For many weeks, it has been noted that volumes of proselytizing and dissemination of “opinion-as-fact” come from unverified information through Mr. Schneier’s self-promoting blog, other blogs and various online sites, such as gamer’s sites, of unknown, dubious reputation and/or expertise in the critical areas of cryptography and privacy and not from reputable publications as The New York Times or The Washington Post.

    Mr. Schneier decries the NSA and mandated law enforcement agencies empowered by our laws. Yet, Mr. Schneier’s track record shows, significantly, that at least twice over the last decade he has turned a blind eye to workable security (but he complains about privacy.) He has actively engaged in disparaging workable security and communications for his own benefit, and most callously, withheld this information from both his readers and his current employers.

    As citizens and through our elected officials, we empower politicians with the creation of agencies and tools that are designed to protect us from the aforementioned threats. The system is not perfect, and must be updated and adjusted as times, technology and threats change. But we are all endangered if these various public servants are hobbled and cannot do their job. This is why Bruce Schneier’s style of journalism and lack of scientific integrity is dangerous.

    The primary cause for drifting a bit from original mandates of our law enforcement and defense agencies is a product of rapidly changing technology, the sheer volume of communications, and the exploding threats environment. These agencies have been pressured to react faster than policy can adapt. Part of the answer lies in using the improved security technology we have available to combat the fatal flaws of public key and asymmetric network systems and the algorithms that are currently used to encrypt our data. The other part lies in following the existing FISA protocols currently in place and improving them as need dictates to insure that telecommunication providers, law enforcement and intelligence agencies interface with the LAW and follow the spirit of our constitution as intended.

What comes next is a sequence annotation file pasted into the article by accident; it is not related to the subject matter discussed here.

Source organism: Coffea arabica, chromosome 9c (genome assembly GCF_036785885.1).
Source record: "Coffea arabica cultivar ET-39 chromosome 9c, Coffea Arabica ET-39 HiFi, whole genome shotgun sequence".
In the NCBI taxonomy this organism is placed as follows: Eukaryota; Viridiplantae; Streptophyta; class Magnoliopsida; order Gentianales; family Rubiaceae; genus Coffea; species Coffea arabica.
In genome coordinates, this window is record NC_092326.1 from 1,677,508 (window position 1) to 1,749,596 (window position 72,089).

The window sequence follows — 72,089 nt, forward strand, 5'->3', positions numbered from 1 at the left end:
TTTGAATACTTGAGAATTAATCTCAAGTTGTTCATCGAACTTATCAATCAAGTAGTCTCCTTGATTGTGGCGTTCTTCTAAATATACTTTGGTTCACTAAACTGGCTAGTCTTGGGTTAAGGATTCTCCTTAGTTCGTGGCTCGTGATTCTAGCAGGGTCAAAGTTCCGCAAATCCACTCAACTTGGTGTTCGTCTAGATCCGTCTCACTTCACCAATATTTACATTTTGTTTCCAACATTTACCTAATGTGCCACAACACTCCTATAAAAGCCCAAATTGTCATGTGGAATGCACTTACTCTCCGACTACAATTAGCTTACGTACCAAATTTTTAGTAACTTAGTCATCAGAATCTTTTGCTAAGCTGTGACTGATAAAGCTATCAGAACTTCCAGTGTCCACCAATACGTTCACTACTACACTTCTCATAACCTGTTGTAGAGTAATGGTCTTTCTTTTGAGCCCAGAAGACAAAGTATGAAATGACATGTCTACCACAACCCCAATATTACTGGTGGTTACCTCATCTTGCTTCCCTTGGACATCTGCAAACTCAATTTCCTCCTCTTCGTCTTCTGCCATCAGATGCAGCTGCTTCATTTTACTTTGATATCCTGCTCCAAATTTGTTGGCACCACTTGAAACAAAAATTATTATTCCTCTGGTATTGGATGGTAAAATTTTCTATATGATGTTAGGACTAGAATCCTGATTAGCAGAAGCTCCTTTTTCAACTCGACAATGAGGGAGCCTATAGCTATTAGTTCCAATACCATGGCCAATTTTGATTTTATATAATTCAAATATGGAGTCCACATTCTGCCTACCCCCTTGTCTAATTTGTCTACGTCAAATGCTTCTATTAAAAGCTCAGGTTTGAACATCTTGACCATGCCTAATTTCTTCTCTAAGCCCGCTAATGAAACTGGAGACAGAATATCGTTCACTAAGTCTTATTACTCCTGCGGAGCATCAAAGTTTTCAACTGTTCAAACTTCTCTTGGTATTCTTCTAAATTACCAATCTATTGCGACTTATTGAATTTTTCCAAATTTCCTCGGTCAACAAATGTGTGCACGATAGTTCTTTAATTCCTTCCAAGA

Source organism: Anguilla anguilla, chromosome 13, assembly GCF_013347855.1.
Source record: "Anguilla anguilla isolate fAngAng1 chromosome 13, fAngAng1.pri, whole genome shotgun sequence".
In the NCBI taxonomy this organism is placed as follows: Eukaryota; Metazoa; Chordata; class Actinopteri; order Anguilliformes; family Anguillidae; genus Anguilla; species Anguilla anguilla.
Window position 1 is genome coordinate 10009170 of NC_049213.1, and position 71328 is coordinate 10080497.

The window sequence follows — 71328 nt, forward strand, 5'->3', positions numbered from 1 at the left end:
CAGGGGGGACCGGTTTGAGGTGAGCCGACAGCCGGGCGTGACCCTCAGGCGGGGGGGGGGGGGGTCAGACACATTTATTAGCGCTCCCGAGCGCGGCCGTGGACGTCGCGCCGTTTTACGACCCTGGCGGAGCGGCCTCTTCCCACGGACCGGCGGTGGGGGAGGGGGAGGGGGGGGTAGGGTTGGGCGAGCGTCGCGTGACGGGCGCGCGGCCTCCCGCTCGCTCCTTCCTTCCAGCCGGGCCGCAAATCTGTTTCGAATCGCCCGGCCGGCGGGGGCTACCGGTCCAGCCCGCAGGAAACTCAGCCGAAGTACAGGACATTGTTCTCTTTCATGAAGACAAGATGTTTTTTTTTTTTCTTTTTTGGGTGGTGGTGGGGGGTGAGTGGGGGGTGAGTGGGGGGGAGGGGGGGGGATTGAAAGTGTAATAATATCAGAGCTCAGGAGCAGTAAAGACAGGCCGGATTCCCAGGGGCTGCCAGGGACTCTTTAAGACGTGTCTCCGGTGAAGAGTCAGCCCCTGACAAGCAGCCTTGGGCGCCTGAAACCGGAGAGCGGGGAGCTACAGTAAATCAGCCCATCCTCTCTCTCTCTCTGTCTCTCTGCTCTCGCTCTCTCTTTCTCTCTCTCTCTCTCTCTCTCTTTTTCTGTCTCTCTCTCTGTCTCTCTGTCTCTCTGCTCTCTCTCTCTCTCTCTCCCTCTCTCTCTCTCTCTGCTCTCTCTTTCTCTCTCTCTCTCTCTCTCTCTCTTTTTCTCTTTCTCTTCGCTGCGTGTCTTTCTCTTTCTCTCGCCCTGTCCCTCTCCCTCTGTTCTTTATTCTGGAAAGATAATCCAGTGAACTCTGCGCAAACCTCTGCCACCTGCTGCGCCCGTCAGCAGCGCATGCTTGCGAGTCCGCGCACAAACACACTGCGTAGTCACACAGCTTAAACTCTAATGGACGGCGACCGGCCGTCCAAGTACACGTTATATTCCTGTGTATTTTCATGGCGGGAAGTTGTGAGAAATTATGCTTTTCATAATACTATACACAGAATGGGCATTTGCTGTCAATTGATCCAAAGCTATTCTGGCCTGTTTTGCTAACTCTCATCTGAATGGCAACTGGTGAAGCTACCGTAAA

In conclusion, as we best try to answer the most pressing question of our day, “How do we balance between Privacy and Security?” we believe that a key element of serving our democracies is the judicious evaluation of information written by true journalists using properly researched and sourced information and publishing them in reputable publications without hidden agendas. The collective conversation should not ping pong between extreme positions but rather recognize that privacy and security are both demanded by the constitution. With new technologies and considered thinking, privacy and security can be balanced and achieved easily and inexpensively.